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Increasing population to snag attractions
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The purple indicates the area that would be included in a downtown zone that would allow for apartments and second floor condos as part of a mixed use approach to secure a needed core population within walking distance to attract more restaurants, stores, and services.

The desire for a downtown that runs the gamut from trendy restaurants, night life, boutique shopping, and being a gathering place for a growing community will require a higher concentration of residents at Manteca’s heart.

It is why the proposed preferred land use for the general plan update includes a major departure from previous general plans that serve as the blueprint for growth. The citizens’ advisory committee that has helped shape the update is recommending the creation of a new downtown zone while more than doubling the area that city identifies as being part of downtown to help make the transition possible.

The preferred land use plan is being reviewed by the Manteca Planning Commission when they meet Tuesday at 7 p.m. at the Civic Center, 1001 W. Center St.

The idea is to increase residential development that is crucial to providing a core population within walking distance considered essential to attract and support additional retail, restaurant, and services.

New development that could replace existing homes in the expanded area as well as some commercial buildings would be allowed to have second floor condos and lofts above stores as well as apartment complexes.

It is the same strategy used to create Santana Row in San Jose. Cambay Group is also employing the same approach in their bid to create a vibrant town square that will serve as the main commercial area for the 11,000-home River Islands at Lathrop planned community. Poag Development — the owners of The Promenade Shops at Orchard Valley that’s anchored by Bass Pro — is using to transform their commercial endeavor at the 120 Bypass and Union Road. In both the case of River Islands and Orchard Valley they are shooting for a population of roughly 1,500 within walking distance that has successfully led to bustling “city center” or downtown revivals elsewhere.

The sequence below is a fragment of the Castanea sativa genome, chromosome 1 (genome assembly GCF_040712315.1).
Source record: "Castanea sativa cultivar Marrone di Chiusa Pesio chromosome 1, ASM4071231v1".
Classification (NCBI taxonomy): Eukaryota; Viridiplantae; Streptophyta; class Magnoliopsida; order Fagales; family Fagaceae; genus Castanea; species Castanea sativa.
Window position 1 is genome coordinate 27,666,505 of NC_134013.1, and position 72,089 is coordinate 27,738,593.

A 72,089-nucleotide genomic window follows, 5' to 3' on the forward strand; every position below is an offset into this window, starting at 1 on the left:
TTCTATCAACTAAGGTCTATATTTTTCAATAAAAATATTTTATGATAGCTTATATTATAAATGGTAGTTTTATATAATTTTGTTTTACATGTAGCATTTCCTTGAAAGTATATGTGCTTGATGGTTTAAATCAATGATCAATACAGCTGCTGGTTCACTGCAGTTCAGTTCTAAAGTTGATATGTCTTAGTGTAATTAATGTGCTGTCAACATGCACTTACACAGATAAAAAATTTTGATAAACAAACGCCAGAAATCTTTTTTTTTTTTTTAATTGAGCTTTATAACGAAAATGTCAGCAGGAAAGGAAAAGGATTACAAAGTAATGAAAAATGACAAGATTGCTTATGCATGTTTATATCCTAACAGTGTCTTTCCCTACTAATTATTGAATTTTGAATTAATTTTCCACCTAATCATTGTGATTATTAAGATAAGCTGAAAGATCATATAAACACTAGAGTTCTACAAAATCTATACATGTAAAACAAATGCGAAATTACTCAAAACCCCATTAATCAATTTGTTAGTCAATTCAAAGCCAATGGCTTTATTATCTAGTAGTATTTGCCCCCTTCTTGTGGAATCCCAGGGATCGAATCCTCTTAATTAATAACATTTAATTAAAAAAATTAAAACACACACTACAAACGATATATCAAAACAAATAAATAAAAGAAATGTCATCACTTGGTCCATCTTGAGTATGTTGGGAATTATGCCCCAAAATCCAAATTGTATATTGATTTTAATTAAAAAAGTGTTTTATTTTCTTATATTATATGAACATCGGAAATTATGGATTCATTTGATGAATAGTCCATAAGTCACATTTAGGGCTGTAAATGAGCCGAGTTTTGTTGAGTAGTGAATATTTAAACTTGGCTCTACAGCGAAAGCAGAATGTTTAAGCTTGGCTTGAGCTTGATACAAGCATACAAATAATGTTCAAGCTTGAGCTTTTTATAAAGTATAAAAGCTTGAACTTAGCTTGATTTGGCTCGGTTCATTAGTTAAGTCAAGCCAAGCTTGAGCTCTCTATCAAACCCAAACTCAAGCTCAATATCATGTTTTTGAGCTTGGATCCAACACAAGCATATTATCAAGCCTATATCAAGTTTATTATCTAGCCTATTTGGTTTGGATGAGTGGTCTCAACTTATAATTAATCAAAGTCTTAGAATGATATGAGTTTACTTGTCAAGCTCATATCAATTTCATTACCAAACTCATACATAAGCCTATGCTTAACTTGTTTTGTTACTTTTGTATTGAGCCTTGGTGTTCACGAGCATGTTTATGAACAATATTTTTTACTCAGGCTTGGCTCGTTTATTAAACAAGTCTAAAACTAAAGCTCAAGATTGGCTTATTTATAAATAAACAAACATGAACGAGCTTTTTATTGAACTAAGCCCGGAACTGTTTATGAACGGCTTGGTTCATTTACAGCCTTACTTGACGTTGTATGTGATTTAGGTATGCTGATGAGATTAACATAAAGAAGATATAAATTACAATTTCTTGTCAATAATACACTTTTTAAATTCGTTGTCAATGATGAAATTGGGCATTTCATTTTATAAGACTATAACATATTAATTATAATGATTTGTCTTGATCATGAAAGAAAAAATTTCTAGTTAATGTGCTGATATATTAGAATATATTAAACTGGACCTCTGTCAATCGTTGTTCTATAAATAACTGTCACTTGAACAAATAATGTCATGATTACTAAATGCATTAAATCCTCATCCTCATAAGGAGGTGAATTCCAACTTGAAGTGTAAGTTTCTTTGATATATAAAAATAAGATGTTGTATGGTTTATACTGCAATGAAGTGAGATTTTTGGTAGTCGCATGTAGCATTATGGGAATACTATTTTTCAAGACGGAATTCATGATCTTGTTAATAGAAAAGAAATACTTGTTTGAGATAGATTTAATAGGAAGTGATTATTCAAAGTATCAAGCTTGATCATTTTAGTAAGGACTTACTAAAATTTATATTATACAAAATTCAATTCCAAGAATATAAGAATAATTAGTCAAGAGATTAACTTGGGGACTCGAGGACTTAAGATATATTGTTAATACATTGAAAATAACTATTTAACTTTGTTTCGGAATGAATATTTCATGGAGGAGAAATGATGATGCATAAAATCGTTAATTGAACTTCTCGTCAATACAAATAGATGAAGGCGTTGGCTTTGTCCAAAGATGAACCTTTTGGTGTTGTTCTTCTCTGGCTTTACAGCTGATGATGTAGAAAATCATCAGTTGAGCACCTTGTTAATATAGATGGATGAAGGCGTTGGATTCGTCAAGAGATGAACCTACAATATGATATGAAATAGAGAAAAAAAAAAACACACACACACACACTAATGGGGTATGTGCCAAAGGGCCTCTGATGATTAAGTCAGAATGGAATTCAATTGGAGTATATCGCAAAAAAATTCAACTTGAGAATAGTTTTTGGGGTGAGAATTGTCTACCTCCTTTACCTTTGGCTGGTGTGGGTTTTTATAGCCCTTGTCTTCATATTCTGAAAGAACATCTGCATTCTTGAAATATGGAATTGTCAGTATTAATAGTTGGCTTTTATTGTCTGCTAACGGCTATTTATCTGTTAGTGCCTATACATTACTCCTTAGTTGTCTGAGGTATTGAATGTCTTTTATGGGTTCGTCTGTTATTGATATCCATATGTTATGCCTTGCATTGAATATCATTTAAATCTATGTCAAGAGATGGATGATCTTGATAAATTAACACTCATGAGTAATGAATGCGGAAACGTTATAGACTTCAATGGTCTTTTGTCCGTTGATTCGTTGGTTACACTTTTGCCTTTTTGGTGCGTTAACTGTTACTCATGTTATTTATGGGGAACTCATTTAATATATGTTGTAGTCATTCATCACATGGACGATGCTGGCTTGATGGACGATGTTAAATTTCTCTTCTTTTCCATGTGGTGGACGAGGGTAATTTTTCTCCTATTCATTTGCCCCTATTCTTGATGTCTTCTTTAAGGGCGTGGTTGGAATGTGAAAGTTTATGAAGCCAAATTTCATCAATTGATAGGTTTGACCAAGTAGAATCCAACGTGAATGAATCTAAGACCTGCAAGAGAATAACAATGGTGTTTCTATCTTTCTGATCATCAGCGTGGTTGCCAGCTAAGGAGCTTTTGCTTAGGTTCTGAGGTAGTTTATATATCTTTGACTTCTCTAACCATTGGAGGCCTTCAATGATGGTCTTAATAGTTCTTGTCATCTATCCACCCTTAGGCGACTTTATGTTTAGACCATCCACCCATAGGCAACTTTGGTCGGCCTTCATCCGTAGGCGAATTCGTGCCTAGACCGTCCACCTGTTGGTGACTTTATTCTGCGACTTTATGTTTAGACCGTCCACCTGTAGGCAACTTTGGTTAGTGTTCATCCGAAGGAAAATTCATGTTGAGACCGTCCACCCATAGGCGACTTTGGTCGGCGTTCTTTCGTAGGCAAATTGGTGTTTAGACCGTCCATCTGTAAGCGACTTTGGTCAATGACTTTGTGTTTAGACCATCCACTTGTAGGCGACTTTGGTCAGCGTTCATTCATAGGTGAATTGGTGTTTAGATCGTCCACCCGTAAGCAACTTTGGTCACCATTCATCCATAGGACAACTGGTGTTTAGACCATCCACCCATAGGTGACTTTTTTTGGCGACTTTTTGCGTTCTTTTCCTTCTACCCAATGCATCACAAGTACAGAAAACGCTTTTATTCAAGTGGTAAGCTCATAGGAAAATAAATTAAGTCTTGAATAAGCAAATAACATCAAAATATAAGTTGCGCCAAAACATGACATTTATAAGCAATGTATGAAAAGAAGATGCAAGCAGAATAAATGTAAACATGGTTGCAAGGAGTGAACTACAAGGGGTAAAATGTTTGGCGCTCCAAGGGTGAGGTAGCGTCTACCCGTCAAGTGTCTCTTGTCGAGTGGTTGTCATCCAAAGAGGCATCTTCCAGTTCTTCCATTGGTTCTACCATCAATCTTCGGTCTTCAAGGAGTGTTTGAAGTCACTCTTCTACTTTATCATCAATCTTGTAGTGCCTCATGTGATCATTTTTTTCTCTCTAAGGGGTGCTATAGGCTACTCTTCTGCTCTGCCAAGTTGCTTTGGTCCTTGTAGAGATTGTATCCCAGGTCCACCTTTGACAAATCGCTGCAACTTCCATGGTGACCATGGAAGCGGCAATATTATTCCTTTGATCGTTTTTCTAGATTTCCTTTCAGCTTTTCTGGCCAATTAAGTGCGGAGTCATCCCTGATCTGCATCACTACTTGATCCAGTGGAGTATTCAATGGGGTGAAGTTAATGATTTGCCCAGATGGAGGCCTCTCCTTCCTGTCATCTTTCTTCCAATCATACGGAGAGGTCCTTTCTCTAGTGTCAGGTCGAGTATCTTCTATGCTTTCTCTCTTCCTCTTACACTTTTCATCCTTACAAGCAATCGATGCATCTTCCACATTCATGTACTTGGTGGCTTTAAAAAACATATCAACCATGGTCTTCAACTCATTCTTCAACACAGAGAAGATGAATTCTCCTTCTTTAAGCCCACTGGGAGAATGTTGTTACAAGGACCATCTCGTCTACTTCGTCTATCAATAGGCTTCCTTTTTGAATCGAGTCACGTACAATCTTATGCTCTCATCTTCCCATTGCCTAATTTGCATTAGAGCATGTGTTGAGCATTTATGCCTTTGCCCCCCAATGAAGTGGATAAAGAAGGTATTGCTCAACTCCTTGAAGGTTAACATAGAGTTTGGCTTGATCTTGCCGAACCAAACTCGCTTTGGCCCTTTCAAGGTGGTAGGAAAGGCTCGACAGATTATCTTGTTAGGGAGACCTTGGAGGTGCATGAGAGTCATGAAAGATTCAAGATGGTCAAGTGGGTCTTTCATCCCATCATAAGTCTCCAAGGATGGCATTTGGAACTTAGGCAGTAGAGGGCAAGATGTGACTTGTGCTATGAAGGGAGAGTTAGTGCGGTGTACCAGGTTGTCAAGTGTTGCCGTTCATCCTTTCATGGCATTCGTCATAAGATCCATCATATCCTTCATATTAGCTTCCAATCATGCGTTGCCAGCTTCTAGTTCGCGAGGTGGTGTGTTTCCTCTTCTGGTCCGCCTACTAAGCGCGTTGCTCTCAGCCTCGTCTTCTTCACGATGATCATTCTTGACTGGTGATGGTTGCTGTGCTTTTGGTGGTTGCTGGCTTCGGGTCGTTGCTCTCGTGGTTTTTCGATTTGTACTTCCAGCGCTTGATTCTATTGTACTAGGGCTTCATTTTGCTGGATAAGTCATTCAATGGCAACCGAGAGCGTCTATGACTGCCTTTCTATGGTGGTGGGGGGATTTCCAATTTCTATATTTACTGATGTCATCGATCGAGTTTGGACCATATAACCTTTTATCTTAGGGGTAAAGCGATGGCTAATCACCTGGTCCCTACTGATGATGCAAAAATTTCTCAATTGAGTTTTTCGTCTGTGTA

The downtown zoning basically takes the mixed use development approach to the next level to essentially remake downtown by going up.

Manteca currently has 81,450 residents. Based on current growth, the city could easily have 100,000 residents by 2030 making investment by the private sector in downtown more appealing especially if they can cover costs associated with buying properties and trying to cobble together large enough parcels for development as well as the demolition and the actual construction.

The western boundary of downtown would be Elm Avenue, Goodale Court, and the Manteca Historical Museum on West Yosemite Avenue.

The eastern boundary would be Sheridan Avenue north of Yosemite Avenue and Manteca High south of Yosemite Avenue.

The northern boundary would be North Street west of Lincoln Avenue and North Street east of Sycamore Avenue as well as Alameda Street between Sycamore and Lincoln avenues.

The southern boundary would be Stockton Street west of Main Street and the railroad tracks across from Sherman Avenue east of Main Street. 

Also included would be parcels fronting East Yosemite between Manteca High and Lincoln School as well as parcels fronting South Main as far south as Lupton Avenue.

To contact Dennis Wyatt, email